A Whiston man has been jailed for his involvement in a plot to smuggle £250,000 of cannabis into the UK.
Matthew Fitchett, 29, was a member of the three-man gang who conspired to sneak the drugs haul into the country from mainland Europe.
Huyton residents Peter McIntyre, aged 33, and 37-year-old John Hill, enlisted the help of 52-year-old driver Ian Maitland from Stockbridge Village to drive the drugs back from Spain in a hire van.
The gang hid 24kg of cannabis bush in heat-sealed foil bags which were then hidden in cavities within the van to avoid detection.
Merseyside Police officers, working with law enforcement colleagues in France and Spain, established that Spanish-speaking Hill was used to source the cannabis whilst McIntyre and Fitchett organised for the drugs to be brought back over by driver Maitland.
They used a false story of a weekend to Amsterdam as cover for their initial trip to Europe in November 2014 then made separate trips in early 2015 using planes, ferries and the Euro Tunnel to avoid arousing suspicion.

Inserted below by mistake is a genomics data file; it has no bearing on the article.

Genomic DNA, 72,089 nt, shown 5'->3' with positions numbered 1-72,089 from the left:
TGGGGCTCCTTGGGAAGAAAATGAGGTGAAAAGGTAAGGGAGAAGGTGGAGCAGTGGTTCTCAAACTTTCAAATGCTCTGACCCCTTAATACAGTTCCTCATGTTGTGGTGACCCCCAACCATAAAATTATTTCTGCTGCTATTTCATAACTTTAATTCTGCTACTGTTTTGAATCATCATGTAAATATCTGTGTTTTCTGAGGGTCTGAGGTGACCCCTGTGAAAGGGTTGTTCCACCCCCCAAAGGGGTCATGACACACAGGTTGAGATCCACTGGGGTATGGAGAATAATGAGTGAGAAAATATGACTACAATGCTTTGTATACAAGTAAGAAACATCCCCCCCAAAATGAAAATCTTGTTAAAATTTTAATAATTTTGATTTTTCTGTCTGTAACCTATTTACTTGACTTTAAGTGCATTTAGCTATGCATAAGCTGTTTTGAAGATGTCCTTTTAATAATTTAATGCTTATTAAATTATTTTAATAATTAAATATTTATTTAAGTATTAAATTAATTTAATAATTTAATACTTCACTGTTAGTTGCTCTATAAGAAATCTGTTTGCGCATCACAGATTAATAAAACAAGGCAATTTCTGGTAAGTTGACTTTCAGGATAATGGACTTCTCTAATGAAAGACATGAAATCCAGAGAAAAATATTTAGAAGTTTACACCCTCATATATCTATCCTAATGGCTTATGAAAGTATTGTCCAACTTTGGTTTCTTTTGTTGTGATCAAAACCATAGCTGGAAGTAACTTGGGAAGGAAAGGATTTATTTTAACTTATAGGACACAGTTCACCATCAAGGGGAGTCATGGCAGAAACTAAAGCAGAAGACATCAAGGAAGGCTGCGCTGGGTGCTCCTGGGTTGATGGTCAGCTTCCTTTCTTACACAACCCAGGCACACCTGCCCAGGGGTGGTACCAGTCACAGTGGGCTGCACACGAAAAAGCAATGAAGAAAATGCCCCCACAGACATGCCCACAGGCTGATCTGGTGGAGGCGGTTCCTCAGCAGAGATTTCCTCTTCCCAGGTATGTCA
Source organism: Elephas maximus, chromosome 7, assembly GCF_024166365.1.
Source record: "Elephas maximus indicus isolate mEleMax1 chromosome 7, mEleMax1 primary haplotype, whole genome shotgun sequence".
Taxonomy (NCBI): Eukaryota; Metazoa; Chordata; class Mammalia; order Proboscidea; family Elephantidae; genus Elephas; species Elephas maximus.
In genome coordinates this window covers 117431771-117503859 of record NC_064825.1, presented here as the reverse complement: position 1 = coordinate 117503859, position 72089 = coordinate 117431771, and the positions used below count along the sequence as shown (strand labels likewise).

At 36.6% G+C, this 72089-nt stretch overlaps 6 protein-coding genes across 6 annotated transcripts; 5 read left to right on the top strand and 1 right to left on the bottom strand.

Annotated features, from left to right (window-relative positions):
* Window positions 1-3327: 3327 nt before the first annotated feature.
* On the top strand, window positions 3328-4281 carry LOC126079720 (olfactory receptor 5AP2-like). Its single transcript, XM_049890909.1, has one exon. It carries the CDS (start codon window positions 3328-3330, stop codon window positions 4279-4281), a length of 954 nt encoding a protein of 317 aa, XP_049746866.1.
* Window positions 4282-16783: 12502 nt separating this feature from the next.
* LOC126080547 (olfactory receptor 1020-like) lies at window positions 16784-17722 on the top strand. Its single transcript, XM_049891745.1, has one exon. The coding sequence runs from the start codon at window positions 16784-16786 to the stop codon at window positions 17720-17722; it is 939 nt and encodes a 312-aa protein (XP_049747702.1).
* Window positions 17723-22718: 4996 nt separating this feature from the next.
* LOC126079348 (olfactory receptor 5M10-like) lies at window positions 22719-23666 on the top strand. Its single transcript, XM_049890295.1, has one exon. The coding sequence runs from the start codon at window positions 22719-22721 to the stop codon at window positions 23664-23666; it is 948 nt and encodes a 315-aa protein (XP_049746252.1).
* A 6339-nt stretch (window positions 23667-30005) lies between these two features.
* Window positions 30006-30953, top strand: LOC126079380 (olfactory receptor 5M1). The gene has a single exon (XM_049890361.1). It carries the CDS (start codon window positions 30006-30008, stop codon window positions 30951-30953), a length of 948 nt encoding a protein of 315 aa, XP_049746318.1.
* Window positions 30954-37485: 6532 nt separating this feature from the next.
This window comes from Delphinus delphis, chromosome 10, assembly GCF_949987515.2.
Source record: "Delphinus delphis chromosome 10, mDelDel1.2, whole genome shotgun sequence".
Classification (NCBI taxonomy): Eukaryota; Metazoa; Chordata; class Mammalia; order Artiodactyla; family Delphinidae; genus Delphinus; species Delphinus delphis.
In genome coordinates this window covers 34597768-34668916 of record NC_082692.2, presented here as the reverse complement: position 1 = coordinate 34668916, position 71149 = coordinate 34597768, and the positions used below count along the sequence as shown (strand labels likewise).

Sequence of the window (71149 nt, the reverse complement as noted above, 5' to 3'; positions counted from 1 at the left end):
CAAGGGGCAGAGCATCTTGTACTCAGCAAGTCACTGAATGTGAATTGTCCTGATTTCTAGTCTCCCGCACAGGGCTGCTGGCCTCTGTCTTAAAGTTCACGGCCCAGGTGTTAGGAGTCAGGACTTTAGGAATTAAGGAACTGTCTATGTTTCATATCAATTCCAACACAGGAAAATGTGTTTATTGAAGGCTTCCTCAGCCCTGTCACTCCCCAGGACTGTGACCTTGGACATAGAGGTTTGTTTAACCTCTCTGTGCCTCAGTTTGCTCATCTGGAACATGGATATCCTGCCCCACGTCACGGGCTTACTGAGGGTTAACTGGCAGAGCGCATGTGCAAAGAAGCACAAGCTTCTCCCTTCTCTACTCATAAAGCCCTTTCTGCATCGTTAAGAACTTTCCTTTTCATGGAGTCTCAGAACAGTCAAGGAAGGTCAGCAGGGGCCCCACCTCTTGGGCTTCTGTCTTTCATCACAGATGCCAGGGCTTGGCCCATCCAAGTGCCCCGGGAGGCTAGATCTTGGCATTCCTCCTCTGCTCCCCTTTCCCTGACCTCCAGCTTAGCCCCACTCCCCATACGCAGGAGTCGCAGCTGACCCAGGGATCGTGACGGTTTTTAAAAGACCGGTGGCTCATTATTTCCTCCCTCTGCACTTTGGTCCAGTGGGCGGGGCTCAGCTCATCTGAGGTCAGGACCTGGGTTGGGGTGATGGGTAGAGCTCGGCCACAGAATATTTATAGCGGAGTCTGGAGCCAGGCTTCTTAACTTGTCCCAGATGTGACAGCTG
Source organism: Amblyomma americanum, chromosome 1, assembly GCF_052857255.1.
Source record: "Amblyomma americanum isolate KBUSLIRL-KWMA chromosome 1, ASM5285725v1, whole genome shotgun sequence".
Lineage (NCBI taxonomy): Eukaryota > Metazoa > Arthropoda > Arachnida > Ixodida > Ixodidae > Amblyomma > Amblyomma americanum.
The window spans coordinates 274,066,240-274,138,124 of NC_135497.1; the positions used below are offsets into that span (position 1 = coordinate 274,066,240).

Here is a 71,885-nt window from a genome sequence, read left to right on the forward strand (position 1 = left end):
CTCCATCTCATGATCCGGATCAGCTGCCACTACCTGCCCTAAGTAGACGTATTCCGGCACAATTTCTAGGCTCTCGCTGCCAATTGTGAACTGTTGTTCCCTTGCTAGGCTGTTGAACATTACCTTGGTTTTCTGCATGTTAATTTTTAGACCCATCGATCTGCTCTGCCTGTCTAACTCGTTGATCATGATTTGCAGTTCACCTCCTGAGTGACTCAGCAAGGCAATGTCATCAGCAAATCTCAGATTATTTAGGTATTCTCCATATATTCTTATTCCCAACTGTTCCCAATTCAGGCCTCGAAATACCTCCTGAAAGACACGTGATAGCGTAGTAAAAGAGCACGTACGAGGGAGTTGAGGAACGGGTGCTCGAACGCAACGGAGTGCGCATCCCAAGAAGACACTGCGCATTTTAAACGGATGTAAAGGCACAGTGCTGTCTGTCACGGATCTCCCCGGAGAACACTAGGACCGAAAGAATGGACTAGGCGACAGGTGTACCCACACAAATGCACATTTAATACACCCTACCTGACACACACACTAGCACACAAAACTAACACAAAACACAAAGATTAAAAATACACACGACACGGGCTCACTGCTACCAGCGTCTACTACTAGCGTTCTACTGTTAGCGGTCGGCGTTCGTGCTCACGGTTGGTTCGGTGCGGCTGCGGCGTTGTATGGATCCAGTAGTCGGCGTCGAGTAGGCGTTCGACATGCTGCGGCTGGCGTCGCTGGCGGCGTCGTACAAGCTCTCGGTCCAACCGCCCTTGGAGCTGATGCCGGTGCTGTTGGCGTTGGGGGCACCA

But the Mercedes Sprinter Maitland was driving was stopped by the French authorities near the A16 motorway in the region of Coudekerque-Branch and when it was searched 24kg of cannabis was found.
McIntyre and Fitchett pleaded guilty to offences of conspiring to import a Class B controlled drug with intent to evade a prohibition/restriction on the second day of their trial. McIntyre was sentenced to four and a half years as well as three and a half years for possession of a Class A controlled drug from a separate incident. Fitchett was jailed for three years and six months.
Hill pleaded not guilty but was found unanimously guilty by a jury following a five week trial for the same conspiracy offence and was imprisoned for four years.
All three were sentenced at Liverpool Crown Court on Monday, October 30.
Maitland was not jailed as he had already spent 10 months in prison in France.
Det Supt Lee Turner from Matrix Serious Organised Crime Unit said: "This case highlights the capabilities we have in teaming up with law enforcement colleagues across Europe to track and catch serious organised crime groups.
"The quantities of drugs being imported were significant and the group stood to make a great deal of money from selling it on the streets of Merseyside via other criminals.
"This is yet another example where cannabis is proven to be a drug with concrete links to serious organised crime, and in fact is not a harmless drug at all. We will continue to work closely with colleagues nationally and internationally to take down gangs like this and put them behind bars so that they cannot bring harm to our communities."
Anyone with information about drugs in their community can call Crimestopper anonymously on 0800 555 111.